Far and away the hardest part (and the part I’m still playing with) is the sling. I started with some heavy cotton string and a bit of plastic bag (for the pocket) but then needed something a bit lighter and more flexible. I’m currently using some black thread and a bit of nylon. In order to get the pocket to have a bit of depth, I bunched up the ends, but I bunched them up a bit too much: sometimes the payload gets stuck and doesn’t come out at all.
The difference between success and failure in the trebuchet business is a very fine line. Small tweaks to any of these details (weight of counterweight / weight, size, and shape of payload / materials in sling / length of sling / length of pin / &c.) will mean that the payload either flies across the room in a satisfying way, gets stuck in the pocket, shoots straight up, falls out of the pocket, shoots backward, zips around in a circle (when the sling doesn’t slip off the pin), or just doesn’t go all that far. If the payload is too light, it won’t cause the sling to slide off the pin soon enough; if the payload is too heavy, it’ll cause the sling to slide off way too soon. Everything has to be balanced.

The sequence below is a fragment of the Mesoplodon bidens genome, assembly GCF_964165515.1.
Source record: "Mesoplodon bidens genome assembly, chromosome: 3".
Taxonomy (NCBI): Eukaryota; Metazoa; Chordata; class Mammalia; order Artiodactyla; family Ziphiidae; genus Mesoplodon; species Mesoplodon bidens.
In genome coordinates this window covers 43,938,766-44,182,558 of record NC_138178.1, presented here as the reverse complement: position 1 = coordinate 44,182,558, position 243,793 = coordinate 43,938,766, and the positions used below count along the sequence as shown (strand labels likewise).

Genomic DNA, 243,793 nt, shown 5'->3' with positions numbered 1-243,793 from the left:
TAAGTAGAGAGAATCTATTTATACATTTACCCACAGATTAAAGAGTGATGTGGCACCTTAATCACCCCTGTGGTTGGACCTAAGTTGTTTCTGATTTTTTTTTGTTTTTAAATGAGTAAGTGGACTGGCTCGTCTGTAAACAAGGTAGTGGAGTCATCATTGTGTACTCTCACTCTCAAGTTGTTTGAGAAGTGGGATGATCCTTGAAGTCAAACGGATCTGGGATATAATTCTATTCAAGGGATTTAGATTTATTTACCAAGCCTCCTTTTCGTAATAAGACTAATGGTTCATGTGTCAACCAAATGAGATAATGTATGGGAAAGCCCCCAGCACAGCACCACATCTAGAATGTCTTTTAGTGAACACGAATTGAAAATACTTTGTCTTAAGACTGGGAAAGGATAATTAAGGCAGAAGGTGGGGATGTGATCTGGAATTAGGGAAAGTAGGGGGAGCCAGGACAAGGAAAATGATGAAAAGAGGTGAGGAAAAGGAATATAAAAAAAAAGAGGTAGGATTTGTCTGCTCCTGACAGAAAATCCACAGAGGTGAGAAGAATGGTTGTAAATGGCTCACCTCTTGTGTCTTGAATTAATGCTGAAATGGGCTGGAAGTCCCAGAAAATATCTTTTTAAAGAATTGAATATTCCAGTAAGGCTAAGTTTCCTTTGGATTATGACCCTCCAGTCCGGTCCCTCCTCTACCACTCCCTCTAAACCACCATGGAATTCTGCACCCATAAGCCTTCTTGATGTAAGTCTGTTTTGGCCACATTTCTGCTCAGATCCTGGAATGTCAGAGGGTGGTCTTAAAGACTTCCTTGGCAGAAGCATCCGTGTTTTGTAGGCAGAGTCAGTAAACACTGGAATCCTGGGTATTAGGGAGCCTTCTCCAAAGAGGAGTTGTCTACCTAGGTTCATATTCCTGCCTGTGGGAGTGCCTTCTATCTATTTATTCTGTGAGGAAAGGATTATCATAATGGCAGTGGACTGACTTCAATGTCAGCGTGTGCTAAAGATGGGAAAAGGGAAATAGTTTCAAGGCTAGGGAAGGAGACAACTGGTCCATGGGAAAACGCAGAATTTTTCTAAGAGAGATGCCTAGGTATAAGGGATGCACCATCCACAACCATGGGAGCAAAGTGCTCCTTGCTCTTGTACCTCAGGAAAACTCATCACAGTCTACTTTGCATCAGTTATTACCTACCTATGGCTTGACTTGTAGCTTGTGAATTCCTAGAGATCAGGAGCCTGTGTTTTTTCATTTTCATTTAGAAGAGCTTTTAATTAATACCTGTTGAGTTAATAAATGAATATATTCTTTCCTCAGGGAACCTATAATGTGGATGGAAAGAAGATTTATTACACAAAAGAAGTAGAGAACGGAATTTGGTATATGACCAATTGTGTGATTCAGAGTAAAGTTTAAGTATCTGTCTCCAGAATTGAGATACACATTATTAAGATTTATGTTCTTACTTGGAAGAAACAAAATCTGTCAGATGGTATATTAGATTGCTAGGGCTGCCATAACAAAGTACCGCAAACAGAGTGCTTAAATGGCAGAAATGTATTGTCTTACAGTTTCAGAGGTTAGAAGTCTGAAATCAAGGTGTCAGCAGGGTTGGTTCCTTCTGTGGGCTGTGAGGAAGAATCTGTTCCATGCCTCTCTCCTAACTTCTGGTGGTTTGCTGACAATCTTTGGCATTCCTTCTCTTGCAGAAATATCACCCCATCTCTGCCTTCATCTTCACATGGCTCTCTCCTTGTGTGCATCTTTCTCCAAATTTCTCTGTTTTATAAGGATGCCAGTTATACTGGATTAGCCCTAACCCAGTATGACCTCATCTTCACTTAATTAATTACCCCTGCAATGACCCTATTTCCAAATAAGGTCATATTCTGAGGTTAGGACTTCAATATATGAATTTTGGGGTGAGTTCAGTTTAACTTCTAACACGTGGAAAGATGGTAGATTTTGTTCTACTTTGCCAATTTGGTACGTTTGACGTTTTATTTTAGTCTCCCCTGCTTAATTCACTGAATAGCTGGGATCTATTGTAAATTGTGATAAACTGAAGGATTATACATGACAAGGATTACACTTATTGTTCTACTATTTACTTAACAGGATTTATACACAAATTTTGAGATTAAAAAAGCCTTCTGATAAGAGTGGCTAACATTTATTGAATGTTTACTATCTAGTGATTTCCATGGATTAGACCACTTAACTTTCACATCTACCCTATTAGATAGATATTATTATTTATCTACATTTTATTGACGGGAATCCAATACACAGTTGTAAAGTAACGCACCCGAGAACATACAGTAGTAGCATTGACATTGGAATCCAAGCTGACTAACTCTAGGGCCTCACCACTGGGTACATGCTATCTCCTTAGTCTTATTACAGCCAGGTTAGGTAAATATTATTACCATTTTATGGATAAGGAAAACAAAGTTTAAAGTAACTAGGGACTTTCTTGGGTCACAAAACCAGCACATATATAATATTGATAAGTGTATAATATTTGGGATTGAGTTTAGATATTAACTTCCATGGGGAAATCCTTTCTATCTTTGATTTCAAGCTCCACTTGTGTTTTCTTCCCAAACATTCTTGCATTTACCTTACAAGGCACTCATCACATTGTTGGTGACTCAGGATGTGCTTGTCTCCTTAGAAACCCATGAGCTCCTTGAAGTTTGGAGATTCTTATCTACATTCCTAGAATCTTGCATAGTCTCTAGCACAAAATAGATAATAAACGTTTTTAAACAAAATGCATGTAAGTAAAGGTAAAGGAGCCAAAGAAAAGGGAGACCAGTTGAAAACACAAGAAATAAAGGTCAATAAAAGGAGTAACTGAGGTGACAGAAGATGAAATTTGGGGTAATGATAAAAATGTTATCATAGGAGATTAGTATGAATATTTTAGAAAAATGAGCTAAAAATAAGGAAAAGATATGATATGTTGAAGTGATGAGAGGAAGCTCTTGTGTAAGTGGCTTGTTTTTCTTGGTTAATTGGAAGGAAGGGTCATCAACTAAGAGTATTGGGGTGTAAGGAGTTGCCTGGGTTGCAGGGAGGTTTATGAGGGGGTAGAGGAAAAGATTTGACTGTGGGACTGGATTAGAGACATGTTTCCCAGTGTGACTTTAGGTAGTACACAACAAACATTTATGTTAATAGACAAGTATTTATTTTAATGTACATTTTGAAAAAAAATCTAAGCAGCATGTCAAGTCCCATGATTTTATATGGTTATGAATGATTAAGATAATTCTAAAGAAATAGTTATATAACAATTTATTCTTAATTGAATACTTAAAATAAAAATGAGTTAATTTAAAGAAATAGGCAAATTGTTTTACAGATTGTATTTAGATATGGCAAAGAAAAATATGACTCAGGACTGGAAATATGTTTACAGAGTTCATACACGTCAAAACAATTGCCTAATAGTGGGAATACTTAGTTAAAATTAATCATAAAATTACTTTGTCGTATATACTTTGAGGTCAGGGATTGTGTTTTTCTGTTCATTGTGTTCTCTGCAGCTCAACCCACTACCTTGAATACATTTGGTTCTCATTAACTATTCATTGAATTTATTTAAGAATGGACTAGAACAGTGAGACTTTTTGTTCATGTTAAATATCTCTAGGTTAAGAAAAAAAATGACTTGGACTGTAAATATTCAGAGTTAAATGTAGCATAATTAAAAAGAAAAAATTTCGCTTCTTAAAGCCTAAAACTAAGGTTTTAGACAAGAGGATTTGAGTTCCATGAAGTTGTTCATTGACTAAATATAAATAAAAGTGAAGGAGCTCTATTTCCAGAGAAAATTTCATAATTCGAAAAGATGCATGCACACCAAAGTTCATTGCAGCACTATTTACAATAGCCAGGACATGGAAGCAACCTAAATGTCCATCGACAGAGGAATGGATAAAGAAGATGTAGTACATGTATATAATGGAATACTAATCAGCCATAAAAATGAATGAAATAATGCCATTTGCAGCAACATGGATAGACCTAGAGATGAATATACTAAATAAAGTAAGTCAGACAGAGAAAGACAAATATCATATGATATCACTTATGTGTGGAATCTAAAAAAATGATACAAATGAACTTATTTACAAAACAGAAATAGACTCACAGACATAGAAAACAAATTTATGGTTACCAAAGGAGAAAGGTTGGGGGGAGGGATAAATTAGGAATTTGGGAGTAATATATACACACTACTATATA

This makes it sound like a pain to get it dialed in, and I’ll admit it’s a little tricky. But when you get it to work, and specifically when you’re able to fling a small d-20 across the room and into the side of a cardboard castle you’re wife built (because you’re a very lucky guy), it’s very satisfying.
Here’s the castle S built:
Here’s the trebuchet against the same background:
And here’s the trebuchet sitting on our table:
You can see the release mechanism in that last picture, it’s the black plastic rod there on the left: push it in to hold the swingarm in place, pull it out to let ‘er go. The counterweight falls down, pulling the swingarm around; the swingarm pulls the sling around with its payload safely in the pocket; the payload swings out as it comes around; the sling releases from the pin in the end of the swingarm; the payload (hopefully) flies across the room.
So how did game night go? As it turns out, this was the only trebuchet there. It worked well, didn’t hurt anybody, and even hit the castle once. I’d call it a success.
I was hoping to have several trebuchets present, so we could have a contest of some sort, but that’ll have to wait until next month.